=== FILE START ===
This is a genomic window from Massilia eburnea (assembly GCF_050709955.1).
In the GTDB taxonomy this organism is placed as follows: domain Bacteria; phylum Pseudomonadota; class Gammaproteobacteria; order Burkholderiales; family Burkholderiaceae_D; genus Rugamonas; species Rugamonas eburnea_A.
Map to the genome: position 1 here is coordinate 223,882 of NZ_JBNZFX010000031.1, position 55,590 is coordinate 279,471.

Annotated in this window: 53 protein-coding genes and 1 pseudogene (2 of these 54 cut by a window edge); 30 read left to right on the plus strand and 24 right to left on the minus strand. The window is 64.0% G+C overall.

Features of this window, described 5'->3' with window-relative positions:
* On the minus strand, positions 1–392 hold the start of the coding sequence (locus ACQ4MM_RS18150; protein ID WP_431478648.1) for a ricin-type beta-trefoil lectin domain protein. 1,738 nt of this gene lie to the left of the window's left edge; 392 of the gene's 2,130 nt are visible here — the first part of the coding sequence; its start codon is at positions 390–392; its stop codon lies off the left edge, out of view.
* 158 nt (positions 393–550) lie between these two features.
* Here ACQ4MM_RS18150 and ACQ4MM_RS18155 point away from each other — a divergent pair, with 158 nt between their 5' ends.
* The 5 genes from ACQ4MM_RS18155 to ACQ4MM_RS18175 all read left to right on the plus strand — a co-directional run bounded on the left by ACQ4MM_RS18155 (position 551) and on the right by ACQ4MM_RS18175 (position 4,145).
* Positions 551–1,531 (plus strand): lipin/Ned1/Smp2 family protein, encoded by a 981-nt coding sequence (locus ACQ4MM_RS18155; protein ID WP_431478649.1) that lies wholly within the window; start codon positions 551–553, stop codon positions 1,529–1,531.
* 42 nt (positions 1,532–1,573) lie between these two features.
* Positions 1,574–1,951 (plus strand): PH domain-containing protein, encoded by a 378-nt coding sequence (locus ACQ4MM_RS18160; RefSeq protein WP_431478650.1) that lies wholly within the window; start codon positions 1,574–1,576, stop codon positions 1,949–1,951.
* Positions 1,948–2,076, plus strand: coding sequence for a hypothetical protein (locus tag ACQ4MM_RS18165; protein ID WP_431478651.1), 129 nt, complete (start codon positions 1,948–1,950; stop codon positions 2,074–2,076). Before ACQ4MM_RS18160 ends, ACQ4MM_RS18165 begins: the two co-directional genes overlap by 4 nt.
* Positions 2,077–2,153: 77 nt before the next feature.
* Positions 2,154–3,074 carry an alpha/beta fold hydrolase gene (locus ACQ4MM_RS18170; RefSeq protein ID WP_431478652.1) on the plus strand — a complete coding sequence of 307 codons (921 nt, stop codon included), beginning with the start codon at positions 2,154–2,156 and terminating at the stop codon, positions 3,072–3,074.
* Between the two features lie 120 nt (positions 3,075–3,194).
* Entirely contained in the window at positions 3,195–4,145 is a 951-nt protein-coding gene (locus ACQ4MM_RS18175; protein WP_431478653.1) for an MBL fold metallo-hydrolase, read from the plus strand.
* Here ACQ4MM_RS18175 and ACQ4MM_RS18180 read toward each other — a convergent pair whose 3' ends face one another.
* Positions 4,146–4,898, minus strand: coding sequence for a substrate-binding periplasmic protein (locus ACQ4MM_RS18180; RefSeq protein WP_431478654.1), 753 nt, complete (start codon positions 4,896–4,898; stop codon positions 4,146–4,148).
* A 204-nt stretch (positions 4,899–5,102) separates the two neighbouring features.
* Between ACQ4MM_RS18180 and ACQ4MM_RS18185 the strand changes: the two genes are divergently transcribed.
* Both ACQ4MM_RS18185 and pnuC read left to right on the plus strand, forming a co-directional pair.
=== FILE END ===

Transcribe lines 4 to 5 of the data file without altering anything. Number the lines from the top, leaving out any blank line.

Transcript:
Annotated in this window: 53 protein-coding genes and 1 pseudogene (2 of these 54 cut by a window edge); 30 read left to right on the plus strand and 24 right to left on the minus strand. The window is 64.0% G+C overall.

Features of this window, described 5'->3' with window-relative positions: